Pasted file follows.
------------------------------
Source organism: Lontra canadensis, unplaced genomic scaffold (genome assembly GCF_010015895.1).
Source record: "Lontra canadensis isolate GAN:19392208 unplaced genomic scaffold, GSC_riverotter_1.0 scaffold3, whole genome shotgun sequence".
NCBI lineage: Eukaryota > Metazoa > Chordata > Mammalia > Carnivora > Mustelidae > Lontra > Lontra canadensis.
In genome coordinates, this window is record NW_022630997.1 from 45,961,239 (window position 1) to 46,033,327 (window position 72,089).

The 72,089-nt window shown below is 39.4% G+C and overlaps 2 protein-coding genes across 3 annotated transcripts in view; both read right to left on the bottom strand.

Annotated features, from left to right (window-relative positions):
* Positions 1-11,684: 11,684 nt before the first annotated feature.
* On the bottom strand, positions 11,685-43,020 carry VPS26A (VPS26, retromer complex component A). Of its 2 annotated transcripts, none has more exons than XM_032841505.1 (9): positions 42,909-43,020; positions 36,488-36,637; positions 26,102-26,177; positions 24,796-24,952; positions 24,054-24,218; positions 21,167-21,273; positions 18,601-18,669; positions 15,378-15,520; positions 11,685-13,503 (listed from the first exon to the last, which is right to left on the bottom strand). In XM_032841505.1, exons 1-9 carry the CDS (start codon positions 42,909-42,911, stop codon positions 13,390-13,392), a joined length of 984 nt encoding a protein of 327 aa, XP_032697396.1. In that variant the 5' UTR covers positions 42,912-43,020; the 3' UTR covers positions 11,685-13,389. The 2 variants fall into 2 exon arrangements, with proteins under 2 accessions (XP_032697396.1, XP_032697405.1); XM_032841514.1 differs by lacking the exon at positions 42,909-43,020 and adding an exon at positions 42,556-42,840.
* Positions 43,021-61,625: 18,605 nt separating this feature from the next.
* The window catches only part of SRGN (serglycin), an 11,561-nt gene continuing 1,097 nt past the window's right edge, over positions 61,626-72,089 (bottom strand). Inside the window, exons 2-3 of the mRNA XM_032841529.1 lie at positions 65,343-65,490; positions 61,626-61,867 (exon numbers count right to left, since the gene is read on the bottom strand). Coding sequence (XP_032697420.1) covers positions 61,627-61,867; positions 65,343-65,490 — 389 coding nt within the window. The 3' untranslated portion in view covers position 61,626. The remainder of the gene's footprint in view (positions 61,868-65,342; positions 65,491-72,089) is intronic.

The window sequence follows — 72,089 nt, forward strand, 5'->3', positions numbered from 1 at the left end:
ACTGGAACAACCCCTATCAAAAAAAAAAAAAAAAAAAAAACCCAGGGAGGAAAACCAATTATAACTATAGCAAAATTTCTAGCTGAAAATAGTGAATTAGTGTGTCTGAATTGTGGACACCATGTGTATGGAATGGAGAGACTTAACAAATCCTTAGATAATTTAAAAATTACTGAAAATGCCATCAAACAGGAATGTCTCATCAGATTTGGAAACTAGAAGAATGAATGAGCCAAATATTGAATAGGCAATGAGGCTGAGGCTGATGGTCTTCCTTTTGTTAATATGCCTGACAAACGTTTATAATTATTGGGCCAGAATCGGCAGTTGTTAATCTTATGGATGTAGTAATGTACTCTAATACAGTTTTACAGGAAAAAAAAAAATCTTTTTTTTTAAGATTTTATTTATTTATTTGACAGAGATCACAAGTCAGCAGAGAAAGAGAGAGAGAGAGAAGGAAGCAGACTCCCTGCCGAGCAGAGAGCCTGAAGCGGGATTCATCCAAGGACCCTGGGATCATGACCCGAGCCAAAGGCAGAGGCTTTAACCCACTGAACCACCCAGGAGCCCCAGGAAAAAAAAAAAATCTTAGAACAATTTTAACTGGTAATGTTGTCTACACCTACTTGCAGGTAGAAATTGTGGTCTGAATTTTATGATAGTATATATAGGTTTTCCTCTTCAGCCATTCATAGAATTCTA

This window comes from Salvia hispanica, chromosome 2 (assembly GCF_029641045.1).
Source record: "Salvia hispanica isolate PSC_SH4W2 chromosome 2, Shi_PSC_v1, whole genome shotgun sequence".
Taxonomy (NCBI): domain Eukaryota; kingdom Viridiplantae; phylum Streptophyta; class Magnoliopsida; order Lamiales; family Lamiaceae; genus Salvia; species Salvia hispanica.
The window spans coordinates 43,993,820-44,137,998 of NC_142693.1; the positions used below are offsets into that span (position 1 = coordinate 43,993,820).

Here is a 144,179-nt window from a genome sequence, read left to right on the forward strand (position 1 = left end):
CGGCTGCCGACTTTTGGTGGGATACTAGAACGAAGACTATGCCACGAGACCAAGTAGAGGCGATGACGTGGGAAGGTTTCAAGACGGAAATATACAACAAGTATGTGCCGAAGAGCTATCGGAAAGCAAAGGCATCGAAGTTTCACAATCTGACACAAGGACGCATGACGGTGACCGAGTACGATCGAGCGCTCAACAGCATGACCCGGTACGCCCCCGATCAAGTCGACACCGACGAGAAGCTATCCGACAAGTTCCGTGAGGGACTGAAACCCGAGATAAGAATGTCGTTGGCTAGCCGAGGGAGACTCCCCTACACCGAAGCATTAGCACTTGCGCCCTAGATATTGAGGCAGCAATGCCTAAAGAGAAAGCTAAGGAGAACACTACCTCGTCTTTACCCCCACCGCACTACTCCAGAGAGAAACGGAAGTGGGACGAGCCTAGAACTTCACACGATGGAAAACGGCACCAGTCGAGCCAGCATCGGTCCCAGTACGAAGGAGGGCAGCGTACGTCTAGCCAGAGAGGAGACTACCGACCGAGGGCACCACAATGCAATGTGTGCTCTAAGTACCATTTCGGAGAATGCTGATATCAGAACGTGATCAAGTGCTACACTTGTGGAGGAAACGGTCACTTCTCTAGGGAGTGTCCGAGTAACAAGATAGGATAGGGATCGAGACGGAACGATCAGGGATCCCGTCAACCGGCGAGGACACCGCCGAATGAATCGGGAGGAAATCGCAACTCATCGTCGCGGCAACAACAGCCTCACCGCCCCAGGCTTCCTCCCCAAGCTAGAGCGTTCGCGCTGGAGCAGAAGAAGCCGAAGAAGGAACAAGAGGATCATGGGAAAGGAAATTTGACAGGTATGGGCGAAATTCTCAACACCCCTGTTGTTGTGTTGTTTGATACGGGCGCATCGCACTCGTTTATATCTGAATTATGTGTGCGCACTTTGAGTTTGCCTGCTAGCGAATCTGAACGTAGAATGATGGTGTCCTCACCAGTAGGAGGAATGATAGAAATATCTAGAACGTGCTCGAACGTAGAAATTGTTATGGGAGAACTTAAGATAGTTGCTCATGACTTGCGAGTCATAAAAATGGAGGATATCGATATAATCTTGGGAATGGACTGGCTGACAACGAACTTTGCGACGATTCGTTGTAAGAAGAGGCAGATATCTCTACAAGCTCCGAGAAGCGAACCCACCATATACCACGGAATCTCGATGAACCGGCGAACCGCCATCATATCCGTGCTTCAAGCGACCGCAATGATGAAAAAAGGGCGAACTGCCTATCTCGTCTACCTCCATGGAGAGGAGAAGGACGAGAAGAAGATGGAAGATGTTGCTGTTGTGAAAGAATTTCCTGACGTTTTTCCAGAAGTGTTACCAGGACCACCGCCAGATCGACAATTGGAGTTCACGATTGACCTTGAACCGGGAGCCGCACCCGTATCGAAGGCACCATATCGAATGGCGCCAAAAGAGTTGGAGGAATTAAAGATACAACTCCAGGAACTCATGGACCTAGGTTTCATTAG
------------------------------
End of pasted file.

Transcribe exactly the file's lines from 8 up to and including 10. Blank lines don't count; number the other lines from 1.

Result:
* On the bottom strand, positions 11,685-43,020 carry VPS26A (VPS26, retromer complex component A). Of its 2 annotated transcripts, none has more exons than XM_032841505.1 (9): positions 42,909-43,020; positions 36,488-36,637; positions 26,102-26,177; positions 24,796-24,952; positions 24,054-24,218; positions 21,167-21,273; positions 18,601-18,669; positions 15,378-15,520; positions 11,685-13,503 (listed from the first exon to the last, which is right to left on the bottom strand). In XM_032841505.1, exons 1-9 carry the CDS (start codon positions 42,909-42,911, stop codon positions 13,390-13,392), a joined length of 984 nt encoding a protein of 327 aa, XP_032697396.1. In that variant the 5' UTR covers positions 42,912-43,020; the 3' UTR covers positions 11,685-13,389. The 2 variants fall into 2 exon arrangements, with proteins under 2 accessions (XP_032697396.1, XP_032697405.1); XM_032841514.1 differs by lacking the exon at positions 42,909-43,020 and adding an exon at positions 42,556-42,840.
* Positions 43,021-61,625: 18,605 nt separating this feature from the next.
* The window catches only part of SRGN (serglycin), an 11,561-nt gene continuing 1,097 nt past the window's right edge, over positions 61,626-72,089 (bottom strand). Inside the window, exons 2-3 of the mRNA XM_032841529.1 lie at positions 65,343-65,490; positions 61,626-61,867 (exon numbers count right to left, since the gene is read on the bottom strand). Coding sequence (XP_032697420.1) covers positions 61,627-61,867; positions 65,343-65,490 — 389 coding nt within the window. The 3' untranslated portion in view covers position 61,626. The remainder of the gene's footprint in view (positions 61,868-65,342; positions 65,491-72,089) is intronic.